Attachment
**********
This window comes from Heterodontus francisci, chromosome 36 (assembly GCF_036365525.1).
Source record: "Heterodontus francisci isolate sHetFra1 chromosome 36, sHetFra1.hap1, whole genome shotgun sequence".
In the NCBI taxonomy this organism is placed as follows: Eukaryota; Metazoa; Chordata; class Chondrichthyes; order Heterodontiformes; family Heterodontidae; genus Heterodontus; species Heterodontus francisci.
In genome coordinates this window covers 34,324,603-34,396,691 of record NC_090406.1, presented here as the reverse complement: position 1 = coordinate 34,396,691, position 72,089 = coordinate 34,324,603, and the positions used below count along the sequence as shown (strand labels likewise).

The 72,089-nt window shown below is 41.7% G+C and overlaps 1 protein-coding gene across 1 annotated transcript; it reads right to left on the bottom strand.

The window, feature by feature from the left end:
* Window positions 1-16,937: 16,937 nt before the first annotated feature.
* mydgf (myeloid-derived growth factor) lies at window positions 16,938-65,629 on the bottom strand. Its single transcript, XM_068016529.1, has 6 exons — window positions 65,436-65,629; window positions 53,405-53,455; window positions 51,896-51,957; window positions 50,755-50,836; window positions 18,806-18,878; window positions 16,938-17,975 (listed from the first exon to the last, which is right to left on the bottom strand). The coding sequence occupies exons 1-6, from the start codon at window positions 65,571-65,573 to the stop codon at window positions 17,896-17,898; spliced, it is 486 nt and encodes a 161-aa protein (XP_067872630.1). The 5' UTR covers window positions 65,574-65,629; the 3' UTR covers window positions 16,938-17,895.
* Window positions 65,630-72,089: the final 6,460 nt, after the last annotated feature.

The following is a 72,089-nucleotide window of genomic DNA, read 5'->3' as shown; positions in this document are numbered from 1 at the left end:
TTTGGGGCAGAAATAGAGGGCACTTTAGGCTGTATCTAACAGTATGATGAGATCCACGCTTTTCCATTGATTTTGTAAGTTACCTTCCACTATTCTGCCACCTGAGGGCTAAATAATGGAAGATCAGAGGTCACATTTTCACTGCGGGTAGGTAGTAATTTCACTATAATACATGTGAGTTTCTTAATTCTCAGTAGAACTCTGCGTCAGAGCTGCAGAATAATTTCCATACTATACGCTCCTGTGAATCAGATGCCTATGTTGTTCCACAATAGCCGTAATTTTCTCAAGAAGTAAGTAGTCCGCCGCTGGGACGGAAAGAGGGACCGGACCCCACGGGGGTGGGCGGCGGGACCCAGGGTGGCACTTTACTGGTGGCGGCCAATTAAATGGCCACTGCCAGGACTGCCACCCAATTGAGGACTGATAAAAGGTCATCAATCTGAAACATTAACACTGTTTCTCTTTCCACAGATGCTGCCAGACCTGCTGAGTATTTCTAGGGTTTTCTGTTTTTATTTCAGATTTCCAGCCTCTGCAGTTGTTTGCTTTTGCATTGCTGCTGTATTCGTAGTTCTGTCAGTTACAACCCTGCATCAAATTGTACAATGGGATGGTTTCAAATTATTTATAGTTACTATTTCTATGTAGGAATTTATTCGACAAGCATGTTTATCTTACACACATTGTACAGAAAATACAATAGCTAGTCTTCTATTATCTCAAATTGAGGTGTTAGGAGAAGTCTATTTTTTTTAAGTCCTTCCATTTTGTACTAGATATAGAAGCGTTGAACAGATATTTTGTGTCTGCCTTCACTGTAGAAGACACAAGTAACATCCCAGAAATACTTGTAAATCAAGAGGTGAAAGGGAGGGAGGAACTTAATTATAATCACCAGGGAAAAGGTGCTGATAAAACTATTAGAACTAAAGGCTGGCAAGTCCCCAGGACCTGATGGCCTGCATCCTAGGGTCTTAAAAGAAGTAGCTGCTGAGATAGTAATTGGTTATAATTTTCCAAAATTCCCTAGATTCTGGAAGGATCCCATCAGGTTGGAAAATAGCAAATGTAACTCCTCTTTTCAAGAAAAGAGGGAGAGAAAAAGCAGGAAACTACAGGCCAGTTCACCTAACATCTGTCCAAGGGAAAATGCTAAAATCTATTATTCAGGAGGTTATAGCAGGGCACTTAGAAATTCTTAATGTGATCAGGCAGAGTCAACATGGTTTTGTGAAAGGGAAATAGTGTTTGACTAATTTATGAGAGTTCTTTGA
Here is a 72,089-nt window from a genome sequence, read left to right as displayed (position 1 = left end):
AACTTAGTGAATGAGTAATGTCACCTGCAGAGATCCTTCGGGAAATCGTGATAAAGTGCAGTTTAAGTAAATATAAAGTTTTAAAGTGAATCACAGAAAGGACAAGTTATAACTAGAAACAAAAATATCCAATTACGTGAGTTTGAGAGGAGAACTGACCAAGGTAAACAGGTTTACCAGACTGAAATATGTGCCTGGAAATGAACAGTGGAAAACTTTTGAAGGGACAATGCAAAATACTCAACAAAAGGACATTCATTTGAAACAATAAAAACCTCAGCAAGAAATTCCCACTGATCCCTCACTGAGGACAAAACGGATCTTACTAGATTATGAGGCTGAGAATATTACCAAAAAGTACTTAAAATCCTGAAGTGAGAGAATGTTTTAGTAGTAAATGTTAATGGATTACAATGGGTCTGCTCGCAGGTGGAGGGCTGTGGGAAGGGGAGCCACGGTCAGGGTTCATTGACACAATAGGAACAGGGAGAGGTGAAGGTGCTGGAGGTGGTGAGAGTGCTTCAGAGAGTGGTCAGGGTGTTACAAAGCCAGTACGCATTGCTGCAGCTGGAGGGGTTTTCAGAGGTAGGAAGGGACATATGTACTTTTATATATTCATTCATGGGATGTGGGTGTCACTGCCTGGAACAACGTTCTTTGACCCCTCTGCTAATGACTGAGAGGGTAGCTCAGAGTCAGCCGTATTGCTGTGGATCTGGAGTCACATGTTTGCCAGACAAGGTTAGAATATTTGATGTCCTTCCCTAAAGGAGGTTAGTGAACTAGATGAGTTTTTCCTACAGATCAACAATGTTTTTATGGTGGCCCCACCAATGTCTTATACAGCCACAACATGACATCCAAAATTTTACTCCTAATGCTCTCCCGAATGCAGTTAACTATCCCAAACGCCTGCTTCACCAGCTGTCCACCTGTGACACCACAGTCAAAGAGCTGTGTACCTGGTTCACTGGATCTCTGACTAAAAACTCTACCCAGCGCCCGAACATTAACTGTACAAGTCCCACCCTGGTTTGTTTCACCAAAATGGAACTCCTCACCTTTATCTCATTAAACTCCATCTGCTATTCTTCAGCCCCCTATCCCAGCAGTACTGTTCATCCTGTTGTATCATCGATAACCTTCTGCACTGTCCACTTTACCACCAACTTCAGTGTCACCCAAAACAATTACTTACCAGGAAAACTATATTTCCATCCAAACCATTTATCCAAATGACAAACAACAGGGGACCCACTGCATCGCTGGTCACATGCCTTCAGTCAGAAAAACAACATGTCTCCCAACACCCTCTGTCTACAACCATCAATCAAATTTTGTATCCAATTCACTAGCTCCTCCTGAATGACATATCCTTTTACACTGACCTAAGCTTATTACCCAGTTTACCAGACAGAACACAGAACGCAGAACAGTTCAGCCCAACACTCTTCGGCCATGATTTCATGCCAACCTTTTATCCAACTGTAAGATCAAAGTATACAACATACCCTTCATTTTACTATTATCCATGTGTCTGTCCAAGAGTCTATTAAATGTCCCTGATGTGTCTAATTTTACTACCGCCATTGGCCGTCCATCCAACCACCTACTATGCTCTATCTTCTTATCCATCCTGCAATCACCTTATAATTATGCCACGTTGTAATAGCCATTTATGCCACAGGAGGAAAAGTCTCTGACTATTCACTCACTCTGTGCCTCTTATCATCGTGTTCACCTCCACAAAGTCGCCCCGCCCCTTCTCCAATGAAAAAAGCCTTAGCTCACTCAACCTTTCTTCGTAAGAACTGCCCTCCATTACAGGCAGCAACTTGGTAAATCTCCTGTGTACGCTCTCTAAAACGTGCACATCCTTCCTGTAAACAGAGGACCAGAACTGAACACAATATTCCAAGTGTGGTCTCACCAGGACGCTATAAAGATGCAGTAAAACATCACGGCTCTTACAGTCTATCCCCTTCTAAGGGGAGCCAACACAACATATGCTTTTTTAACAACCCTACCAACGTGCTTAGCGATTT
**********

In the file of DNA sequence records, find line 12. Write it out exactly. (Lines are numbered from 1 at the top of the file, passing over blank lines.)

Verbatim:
Here is a 72,089-nt window from a genome sequence, read left to right as displayed (position 1 = left end):